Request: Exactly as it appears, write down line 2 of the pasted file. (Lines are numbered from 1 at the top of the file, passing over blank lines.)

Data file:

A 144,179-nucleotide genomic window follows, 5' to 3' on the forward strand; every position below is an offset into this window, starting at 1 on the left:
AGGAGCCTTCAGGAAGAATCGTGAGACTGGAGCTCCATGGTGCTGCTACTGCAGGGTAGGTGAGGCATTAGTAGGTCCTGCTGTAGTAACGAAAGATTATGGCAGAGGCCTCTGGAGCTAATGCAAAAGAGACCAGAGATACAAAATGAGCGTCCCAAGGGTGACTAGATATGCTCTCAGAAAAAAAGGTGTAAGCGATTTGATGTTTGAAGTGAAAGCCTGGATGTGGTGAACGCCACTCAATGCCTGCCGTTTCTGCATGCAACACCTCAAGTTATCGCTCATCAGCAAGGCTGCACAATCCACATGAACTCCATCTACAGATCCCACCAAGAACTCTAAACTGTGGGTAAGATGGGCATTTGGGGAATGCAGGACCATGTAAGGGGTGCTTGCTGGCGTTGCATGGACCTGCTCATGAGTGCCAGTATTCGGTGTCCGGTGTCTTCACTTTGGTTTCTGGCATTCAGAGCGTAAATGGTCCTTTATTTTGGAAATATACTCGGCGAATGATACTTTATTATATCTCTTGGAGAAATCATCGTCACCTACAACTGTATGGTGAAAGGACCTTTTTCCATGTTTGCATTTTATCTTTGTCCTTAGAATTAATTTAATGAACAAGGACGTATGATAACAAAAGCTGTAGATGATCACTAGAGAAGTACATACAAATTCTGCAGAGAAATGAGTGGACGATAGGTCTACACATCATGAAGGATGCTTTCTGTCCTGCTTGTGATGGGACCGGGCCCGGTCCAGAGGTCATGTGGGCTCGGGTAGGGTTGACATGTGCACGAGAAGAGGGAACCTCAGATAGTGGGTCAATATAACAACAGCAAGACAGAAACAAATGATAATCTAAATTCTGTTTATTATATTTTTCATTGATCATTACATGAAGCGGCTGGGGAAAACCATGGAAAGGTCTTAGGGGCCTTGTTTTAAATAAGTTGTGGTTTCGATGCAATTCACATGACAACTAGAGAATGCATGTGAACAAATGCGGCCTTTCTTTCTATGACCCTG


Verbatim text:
AGGAGCCTTCAGGAAGAATCGTGAGACTGGAGCTCCATGGTGCTGCTACTGCAGGGTAGGTGAGGCATTAGTAGGTCCTGCTGTAGTAACGAAAGATTATGGCAGAGGCCTCTGGAGCTAATGCAAAAGAGACCAGAGATACAAAATGAGCGTCCCAAGGGTGACTAGATATGCTCTCAGAAAAAAAGGTGTAAGCGATTTGATGTTTGAAGTGAAAGCCTGGATGTGGTGAACGCCACTCAATGCCTGCCGTTTCTGCATGCAACACCTCAAGTTATCGCTCATCAGCAAGGCTGCACAATCCACATGAACTCCATCTACAGATCCCACCAAGAACTCTAAACTGTGGGTAAGATGGGCATTTGGGGAATGCAGGACCATGTAAGGGGTGCTTGCTGGCGTTGCATGGACCTGCTCATGAGTGCCAGTATTCGGTGTCCGGTGTCTTCACTTTGGTTTCTGGCATTCAGAGCGTAAATGGTCCTTTATTTTGGAAATATACTCGGCGAATGATACTTTATTATATCTCTTGGAGAAATCATCGTCACCTACAACTGTATGGTGAAAGGACCTTTTTCCATGTTTGCATTTTATCTTTGTCCTTAGAATTAATTTAATGAACAAGGACGTATGATAACAAAAGCTGTAGATGATCACTAGAGAAGTACATACAAATTCTGCAGAGAAATGAGTGGACGATAGGTCTACACATCATGAAGGATGCTTTCTGTCCTGCTTGTGATGGGACCGGGCCCGGTCCAGAGGTCATGTGGGCTCGGGTAGGGTTGACATGTGCACGAGAAGAGGGAACCTCAGATAGTGGGTCAATATAACAACAGCAAGACAGAAACAAATGATAATCTAAATTCTGTTTATTATATTTTTCATTGATCATTACATGAAGCGGCTGGGGAAAACCATGGAAAGGTCTTAGGGGCCTTGTTTTAAATAAGTTGTGGTTTCGATGCAATTCACATGACAACTAGAGAATGCATGTGAACAAATGCGGCCTTTCTTTCTATGACCCTG